The District Court found that correctional officers occupy a sensitive position because they have “the authority and ability to directly and significantly influence inmates’ lives and the entire facility’s safety with the decisions he or she makes.” Dodd then appealed to the Fourth Circuit.
Private Correctional Officers Occupy a “Sensitive Position” For Sentencing Purposes
The commentary on the sentencing guidelines provides a definition for a “high-level decision-making or sensitive position.” Such positions are “characterized by a direct authority to make decisions for, or on behalf of, a government department, agency, or other government entity, or by a substantial influence over the decision-making process.” The definition continues to note that officials in a sensitive position “include a juror, a law enforcement officer, an election official, and any other similarly situated individual.”
Prior to this case, only the Fifth Circuit had considered whether correctional officers hold a sensitive position, and then only in unpublished opinions. It held they do because they “have the authority and the ability to directly and significantly influence inmates’ lives and the entire facility’s safety with the decisions [they] make.” The Fifth Circuit cases defined a sensitive position as “one that has power to affect the integrity and workings of the judicial and law enforcement system.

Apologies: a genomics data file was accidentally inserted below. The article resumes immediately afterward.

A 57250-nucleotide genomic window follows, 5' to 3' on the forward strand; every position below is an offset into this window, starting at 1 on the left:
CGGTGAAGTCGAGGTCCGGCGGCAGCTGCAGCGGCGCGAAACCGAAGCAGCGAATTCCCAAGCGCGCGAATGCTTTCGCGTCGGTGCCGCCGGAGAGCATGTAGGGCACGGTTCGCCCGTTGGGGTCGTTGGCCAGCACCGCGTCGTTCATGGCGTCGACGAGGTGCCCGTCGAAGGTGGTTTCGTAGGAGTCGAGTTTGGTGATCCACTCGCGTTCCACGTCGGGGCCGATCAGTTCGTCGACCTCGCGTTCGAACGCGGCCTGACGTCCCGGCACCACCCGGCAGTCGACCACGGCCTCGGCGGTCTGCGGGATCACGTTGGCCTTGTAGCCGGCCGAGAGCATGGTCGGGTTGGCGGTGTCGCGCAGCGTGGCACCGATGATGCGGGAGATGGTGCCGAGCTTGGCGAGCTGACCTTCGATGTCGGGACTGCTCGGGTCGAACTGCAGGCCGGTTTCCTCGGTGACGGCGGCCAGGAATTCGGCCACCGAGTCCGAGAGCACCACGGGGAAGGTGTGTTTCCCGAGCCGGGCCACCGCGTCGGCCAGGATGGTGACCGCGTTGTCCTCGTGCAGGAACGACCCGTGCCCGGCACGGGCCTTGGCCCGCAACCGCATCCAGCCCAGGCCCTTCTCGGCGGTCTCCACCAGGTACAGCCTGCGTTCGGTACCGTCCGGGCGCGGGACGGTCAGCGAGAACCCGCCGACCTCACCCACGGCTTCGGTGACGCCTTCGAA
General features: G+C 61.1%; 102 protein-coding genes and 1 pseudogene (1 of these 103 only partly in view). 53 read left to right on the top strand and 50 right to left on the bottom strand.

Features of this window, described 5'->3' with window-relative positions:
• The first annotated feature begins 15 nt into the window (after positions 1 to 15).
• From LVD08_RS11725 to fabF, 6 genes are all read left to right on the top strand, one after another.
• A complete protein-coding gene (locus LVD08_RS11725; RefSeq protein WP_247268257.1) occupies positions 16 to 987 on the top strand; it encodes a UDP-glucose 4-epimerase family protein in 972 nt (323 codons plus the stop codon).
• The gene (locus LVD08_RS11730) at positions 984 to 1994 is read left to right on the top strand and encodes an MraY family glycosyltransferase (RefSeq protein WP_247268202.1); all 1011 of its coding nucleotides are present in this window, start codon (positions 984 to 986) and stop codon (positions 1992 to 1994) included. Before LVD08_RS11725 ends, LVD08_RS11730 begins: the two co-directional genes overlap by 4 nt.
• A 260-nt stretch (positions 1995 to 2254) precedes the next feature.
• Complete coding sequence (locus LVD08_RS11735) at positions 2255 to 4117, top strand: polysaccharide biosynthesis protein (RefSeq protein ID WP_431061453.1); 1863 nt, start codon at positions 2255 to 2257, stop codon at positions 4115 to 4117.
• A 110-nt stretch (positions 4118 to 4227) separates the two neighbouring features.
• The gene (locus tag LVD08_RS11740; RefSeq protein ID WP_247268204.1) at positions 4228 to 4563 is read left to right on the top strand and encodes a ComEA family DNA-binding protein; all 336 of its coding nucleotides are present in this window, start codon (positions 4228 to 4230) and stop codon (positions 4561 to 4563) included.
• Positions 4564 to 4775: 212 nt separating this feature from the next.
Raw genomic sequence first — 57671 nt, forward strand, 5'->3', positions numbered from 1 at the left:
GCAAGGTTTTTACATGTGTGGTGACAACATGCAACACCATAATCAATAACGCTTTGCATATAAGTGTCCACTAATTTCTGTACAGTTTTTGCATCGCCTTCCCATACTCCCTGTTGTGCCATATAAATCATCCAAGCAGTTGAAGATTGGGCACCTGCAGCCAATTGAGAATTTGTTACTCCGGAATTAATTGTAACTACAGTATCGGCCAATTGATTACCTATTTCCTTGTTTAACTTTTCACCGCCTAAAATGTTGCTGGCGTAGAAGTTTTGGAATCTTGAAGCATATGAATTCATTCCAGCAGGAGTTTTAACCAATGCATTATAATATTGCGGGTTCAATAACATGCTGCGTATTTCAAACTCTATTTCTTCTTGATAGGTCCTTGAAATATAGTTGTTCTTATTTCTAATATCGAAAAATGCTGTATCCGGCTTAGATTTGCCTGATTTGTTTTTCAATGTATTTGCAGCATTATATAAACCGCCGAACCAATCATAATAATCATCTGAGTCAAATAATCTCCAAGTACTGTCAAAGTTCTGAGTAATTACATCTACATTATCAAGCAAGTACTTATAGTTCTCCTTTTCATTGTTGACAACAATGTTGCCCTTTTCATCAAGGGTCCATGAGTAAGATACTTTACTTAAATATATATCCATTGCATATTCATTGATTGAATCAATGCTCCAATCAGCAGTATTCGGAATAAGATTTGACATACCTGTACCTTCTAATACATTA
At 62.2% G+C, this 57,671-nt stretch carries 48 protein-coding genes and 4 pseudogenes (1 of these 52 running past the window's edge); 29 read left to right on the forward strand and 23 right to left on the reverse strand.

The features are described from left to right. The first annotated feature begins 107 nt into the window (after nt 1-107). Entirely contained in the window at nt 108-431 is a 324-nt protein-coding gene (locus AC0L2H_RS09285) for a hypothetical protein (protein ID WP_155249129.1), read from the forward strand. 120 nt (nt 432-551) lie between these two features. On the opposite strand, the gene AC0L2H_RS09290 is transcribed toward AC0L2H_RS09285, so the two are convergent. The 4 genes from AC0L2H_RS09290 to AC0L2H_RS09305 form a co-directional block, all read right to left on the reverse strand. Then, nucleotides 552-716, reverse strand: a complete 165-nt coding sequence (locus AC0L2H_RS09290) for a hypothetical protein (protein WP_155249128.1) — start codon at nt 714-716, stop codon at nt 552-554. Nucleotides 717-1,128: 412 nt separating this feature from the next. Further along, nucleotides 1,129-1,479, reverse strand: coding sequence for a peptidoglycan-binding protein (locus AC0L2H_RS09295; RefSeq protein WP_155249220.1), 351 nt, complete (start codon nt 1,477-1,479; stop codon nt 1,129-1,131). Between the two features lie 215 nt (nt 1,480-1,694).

Private Correctional Officers are “Similarly Situated” to Law Enforcement Officers
Dodd made four arguments as to why private correctional officers should not be considered to hold a “sensitive position.” The Fourth Circuit dismissed them all in turn.
First, he argued private correctional officers don’t make “any governmental decision” or wield “any influence, much less substantial influence, over any government agency decision.” The Fourth Circuit responded that the correctional officers operated under contract with the Federal Bureau of Prisons, and the arrangement empowered officers to make decisions “on behalf of” the Bureau of Prisons. Dodd’s bribes caused the officers to wield their authority in improper ways.